More than 2000 animals live here At the Milwaukee County Zoo. Here are the names of some of them.

Brittany is one of three elephants who live at the Milwaukee County Zoo.

Animals in Africa Adventure

  • Hippos: Happy and Patti
  • Giraffes: Marley, Ziggy, Maya and Kennedy
  • The elephants: Bill, Brittany and Ruth
  • Greater Kudu: Chola, Imani and Hosni
Olive, a 15.2-foot-long green anaconda, is the longest snake ever to live at the Milwaukee County Zoo.

Animals at the Aquarium and Reptile Center

  • Blue Iguana in Grand Cayman: digger
  • Blue rock lizards in Baja: Baja Blast and Baja Splash
  • Green anaconda: olive
  • Ornate box turtle: standard
Leilani, a Bactrian camel, was born to her mother AJ at the Milwaukee County Zoo in 2021.

Animals in Camel Yard

  • Bacterial sentences: Leilani, AJ (Addie Jane) and Stan
Natasha, an 11-year-old female Amur tiger, arrived at the Milwaukee County Zoo in November 2023.

Animals in Florence Milla Borchert The country of big cats

  • Snow leopards: Chotu and Oriya
  • Amur tigers: Natasha, Cash and Tula
Pepper, a gentoo penguin, hatched at the Milwaukee County Zoo in December 2022.

Animals in the Clan by Herb and Nada Mahler

Gentoo penguins: Pepper, Oscar and Fiona

Myra, a harbor seal, will arrive at the Milwaukee County Zoo in 2023.

Animals in North America Exhibition

grizzly bears: Rooney, Boseman, Chinook and Brian

Port seals: Mira, Leah, Cosette and Ringo

Badger: Oscar

brown bear: Boris

Nelson, a 14-year-old Norwegian horse, arrived at the Milwaukee County Zoo in July 2023.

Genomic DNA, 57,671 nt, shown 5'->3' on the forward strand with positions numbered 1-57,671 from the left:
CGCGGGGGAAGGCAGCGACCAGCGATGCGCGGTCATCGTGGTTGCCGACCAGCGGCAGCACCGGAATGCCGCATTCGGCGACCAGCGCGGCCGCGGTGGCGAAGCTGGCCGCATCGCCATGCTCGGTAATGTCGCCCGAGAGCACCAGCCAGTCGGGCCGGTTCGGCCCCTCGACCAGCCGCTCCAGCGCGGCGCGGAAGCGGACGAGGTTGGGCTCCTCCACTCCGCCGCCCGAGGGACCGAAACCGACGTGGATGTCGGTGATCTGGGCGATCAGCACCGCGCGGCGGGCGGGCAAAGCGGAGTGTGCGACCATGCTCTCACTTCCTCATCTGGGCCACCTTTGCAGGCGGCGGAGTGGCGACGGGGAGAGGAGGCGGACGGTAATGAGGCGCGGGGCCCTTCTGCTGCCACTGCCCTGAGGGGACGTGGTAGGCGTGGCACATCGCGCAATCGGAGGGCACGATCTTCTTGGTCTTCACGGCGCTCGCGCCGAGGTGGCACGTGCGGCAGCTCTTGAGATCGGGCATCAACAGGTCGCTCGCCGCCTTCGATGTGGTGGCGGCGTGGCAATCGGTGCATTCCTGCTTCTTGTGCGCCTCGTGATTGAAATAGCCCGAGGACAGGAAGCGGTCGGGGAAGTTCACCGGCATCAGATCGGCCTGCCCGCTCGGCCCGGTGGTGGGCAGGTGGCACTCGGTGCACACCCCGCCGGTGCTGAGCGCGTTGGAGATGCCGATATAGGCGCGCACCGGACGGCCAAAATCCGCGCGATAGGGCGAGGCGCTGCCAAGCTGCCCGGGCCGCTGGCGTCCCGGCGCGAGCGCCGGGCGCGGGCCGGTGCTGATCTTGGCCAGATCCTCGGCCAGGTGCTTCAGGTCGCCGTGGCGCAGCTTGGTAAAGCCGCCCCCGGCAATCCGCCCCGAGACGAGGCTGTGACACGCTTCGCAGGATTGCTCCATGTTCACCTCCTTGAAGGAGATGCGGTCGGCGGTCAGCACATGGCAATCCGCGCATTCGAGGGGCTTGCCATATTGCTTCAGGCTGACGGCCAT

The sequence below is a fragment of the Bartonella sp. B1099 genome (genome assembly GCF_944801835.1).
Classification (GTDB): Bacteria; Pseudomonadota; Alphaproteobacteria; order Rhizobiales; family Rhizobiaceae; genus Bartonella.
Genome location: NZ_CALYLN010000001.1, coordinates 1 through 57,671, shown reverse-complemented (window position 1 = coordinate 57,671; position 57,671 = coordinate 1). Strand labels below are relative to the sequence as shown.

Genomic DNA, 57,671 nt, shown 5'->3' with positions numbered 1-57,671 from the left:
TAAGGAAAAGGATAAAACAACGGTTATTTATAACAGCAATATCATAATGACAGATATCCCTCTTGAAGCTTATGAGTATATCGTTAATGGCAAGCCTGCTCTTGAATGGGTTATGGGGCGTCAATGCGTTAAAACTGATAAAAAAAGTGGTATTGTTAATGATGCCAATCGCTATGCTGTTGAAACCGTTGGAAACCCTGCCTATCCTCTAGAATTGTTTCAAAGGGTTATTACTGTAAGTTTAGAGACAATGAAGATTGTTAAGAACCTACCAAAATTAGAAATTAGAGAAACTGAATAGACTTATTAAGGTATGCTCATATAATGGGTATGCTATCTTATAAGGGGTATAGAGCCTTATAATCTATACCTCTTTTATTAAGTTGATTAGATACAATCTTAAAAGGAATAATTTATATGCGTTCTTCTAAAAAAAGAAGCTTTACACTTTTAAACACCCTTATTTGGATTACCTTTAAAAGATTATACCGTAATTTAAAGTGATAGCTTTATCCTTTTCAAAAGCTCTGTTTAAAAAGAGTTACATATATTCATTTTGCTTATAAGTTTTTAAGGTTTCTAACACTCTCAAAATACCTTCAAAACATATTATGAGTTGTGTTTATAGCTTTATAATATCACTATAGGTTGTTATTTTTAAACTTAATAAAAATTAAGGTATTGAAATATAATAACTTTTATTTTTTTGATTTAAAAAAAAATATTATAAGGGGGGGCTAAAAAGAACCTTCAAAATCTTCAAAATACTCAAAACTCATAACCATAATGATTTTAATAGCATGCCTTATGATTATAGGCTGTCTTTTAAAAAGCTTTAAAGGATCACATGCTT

Animals on the Northwest Mutual Family Farm

Different types of livestock: Trinity, Martini, Sadie, Brandy, Miley, Billy, Harper and Clove

Miniature Mediterranean donkey: Giuseppe

Norwegian Fjord Horse: Nelson

Topaz, a 31-year-old black-handed spider monkey, will arrive at the Milwaukee County Zoo in November 2023.

Animal Gallery of the World’s Primates

uncivilized human beings: Tommy and Alex (Alexandra)

De Braza’s monkeys: Herry, Holly and Hugo

Japanese macaques: Emi, Sora, and Tomaru

Black-handed spider monkeys: Topaz, Hui Hui, Shemal and Momos

There are two dwarf slow lorises in the Small Mammal Building at the Milwaukee County Zoo.  Their names are Henderson and Shantou.

Animals in the Small Mammals Building

  • Grasping-tailed porcupine: Guillermo
  • Dwarf slow lorises: Henderson and Shantou
The Milwaukee County Zoo's river otter, Clover, cradles a litter of newborn pups.

Animals at the Otter Passage exhibit

  • North American river otters: Emerald, clover, shamrock and larch
Meet Dear, the Milwaukee County Zoo's latest release Tuesday, March 12, 2024. Dear means precious treasure and the 20-year-old male came from the Lincoln Park Zoo in Chicago.

Stearns Monkeys Family Gallery Animals in Africa

Western lowland gorillas: Ndami, dear, dotti, hodari and maji maji

bonobo: Zumi, Kitoku, and Noki Noki

Did we miss any of your favorite Milwaukee County Zoo animals? Email me at amy.schwabe@jrn.com to tell me their names and why you love them.